Bookmark   April 7, 2010 at 8:30AM
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staceyneil

Thanks, guys :)

woodyoak- I do have an informal flagstone path cutting through the border right next to the side porch, did you see that? (Next to where I drew the Arctic Fire Dogwood). From a functional standpoint, that gets you into the lawn and could walk around to the front door (which is what we do now on the rare occasions we need to go over there.) Maybe I could lay some more flags in a much looser, "stepping stone" type pattern over around the crabapple and to the front door, if you think it needs that...

So----- these are the questions stopping me from planting now, do you have any opinions?
1) What to put on either side of the front door?
2) Do you like the two evergreens I drew, one in the corner and one next to the bedroom french doors? Any other suggestions other than Chamaecyparis? Could the one in the corner be deciduous... if so, what (needs to remain narrow but with some height)?
3)Can you think of something with mid-summer fragrance to plant in front of the french doors -which will be open then :)?

Thanks so much!

    Bookmark   April 7, 2010 at 9:06AM
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wellspring

Coastal Maine, huh? Remind me what gental, warm zone that is?

And you are on the elusive, fragrant path? Specifically, summer fragrance?

I don't know. It somehow doesn't seem fair. You already have Laag doing expressive kudos ala American Idol imitations.

But I, too, will weep for fragrance in the garden ... I haven't yet broken my rose rule. Which is to have none in my own garden. Instead I "visit" roses in public gardens or the gardens of friends.

But I keep thinking that someday I'll meet a Franklinia alatamaha in person. It's supposed to be very fragrant, and very beautiful. It's also an American native that's extinct in the wild. What's not to love about this romantic thing. Blooms in July - August. But it's really a southerner ... Although one story I've heard about it is that it was originally from further north. I think it's listed as zone 5 to 8.

Anyway, grow one for me and I'll come visit you!

    Bookmark   April 7, 2010 at 1:13PM
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staceyneil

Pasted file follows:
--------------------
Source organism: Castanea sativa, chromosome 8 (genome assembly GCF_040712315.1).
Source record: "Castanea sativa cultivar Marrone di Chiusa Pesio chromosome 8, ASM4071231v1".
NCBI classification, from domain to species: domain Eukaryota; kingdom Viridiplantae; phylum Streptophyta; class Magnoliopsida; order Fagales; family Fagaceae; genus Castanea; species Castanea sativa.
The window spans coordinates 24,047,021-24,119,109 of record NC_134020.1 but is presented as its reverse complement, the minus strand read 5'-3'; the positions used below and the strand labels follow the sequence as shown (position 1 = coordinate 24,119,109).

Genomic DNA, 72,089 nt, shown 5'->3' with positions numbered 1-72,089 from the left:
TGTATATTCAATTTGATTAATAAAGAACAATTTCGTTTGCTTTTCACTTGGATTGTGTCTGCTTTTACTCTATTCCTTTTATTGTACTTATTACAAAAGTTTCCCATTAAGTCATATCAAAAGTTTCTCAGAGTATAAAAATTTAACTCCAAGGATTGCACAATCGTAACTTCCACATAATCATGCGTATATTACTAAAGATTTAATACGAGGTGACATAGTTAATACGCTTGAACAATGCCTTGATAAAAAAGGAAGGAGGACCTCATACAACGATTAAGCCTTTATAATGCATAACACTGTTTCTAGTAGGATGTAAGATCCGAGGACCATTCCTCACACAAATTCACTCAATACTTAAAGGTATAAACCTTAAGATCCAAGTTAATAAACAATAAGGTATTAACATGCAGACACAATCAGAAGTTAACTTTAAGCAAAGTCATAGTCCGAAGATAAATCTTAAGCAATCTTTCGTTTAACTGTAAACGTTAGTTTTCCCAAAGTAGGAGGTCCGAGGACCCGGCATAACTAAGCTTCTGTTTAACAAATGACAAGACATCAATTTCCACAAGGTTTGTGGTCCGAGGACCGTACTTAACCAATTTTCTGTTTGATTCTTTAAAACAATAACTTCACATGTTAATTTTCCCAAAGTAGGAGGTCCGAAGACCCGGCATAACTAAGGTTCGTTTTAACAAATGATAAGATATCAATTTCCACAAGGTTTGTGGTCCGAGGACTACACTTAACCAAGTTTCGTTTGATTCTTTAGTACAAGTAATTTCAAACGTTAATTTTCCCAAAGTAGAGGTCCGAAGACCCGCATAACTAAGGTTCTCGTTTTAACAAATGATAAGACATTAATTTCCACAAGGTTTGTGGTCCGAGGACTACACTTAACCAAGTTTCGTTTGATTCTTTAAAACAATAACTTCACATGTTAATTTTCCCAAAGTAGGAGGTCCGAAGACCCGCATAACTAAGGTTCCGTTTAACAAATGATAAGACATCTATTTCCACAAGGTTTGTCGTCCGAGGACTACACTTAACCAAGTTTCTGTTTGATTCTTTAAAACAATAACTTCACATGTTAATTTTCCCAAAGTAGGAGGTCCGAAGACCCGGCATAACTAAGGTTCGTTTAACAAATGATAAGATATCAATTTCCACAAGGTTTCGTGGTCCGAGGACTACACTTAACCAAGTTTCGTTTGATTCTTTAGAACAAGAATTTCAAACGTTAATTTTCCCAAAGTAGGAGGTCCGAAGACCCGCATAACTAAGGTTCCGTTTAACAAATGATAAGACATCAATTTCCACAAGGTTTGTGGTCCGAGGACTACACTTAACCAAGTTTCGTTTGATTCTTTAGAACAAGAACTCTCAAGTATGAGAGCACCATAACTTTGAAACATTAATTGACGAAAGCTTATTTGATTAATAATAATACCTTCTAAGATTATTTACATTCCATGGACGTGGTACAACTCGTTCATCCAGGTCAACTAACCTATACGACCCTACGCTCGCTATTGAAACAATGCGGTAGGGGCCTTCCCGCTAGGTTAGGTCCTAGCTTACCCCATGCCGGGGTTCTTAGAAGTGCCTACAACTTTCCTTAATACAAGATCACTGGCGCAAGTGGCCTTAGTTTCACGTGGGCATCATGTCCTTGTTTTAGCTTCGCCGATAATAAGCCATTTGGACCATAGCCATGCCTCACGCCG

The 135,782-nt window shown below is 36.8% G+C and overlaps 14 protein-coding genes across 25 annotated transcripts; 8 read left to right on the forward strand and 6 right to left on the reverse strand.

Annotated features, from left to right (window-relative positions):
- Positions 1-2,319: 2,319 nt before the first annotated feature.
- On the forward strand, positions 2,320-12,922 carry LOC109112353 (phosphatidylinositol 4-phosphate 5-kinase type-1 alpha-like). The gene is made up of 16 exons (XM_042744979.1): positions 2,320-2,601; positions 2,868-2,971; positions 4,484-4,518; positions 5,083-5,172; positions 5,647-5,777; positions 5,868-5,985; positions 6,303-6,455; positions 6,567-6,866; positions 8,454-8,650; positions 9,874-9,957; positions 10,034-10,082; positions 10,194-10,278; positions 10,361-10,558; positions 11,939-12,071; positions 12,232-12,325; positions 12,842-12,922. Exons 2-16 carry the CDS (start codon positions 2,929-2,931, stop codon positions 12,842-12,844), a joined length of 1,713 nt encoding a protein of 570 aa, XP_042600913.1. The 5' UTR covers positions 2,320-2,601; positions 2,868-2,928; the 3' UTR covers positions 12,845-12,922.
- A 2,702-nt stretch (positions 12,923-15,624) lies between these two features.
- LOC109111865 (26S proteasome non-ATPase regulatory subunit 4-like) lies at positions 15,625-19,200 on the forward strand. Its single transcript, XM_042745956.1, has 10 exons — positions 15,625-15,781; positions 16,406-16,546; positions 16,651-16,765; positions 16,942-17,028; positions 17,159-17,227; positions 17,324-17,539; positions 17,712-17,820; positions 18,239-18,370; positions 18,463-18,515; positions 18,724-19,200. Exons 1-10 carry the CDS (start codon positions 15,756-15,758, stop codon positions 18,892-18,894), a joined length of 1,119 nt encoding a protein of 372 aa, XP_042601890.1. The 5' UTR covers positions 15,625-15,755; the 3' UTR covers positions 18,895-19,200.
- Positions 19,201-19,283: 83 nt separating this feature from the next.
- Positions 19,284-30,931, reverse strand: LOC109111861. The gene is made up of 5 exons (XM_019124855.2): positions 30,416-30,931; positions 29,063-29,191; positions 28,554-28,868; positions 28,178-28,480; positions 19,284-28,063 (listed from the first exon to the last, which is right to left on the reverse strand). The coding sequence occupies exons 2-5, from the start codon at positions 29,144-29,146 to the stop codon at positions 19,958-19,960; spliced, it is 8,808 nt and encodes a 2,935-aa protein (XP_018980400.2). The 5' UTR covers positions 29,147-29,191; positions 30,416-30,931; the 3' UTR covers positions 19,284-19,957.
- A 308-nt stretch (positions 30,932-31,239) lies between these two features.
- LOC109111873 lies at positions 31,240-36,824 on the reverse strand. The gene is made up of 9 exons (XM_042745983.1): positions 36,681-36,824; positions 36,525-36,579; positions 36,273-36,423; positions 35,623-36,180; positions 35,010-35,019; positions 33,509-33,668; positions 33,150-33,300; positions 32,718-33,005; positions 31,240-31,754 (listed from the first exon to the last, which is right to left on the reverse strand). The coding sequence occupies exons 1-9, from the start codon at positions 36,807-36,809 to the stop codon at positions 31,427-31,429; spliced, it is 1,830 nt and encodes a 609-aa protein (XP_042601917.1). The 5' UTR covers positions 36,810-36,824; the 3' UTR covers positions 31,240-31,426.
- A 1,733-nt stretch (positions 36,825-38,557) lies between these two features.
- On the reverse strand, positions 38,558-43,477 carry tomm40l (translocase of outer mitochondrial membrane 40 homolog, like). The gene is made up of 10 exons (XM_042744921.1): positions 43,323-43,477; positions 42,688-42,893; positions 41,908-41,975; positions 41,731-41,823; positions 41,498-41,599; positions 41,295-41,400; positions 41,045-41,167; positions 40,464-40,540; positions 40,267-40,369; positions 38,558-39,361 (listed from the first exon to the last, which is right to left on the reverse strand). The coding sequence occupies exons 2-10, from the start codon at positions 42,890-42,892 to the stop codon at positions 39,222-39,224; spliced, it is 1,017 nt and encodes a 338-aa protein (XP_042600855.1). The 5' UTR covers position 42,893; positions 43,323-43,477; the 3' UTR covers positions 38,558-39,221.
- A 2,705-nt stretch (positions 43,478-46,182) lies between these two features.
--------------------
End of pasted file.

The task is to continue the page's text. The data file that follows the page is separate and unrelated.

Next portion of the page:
Oooh, that descripition was so intriguing, I spent some time researching it. Unfortunately the only commercial source I could find listed as hardy to zone 6. I'm zone 5 :(

I'm very interested in keeping old species alive (we have had some endangered breed chickens!) and the description of Franklinia is just so wonderful.

I'll ask at my local nurseries -they can all special order for me- but if it's only hardy to zone 6 I won't chance it.

    Bookmark   April 7, 2010 at 8:24PM
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woodyoak zone 5 Canada(5b)

I missed the path through the border - but I'd continue it around to the front door. It could double as the edging for the border along that side of the house. I just think it would look more 'finished' if there was a path to the formal front entrance.

For summer fragrance I think of peonies at the begining of summer and then roses and lilies. But I don't grow many lilies these days because of the cursed lily beetles! I find Regal lilies to be bothered a bit less than others but I find the beetles to be capricious - some lilies they make a major mess of and others they seem not to bother but I can't figure out any rationale for why they like one and not the other. You just have to plant them and hope...:-)

    Bookmark   April 7, 2010 at 8:24PM
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tibs(5/6 OH)

If you want a lovely scent in summer and bloom try Clethra (Summersweet, Sweet pepper bush) will knock your socks off and blooms when not much else does. It will sucker and is a twiggy bush,growing into a thicket, but tough and easy to prune. I know it is hardy at least to zone 5. What about lilacs? A very tradional and sweet smelling shrub/tree. There is a mail order nusery called I think Foxhill that has all kinds of lilacs. Not the Miss Kim type shrub that just doesn't seem like a real lilac to me. Viburnum Calislii (Sp?) another great spring sweet smelling shrub.

    Bookmark   April 7, 2010 at 9:01PM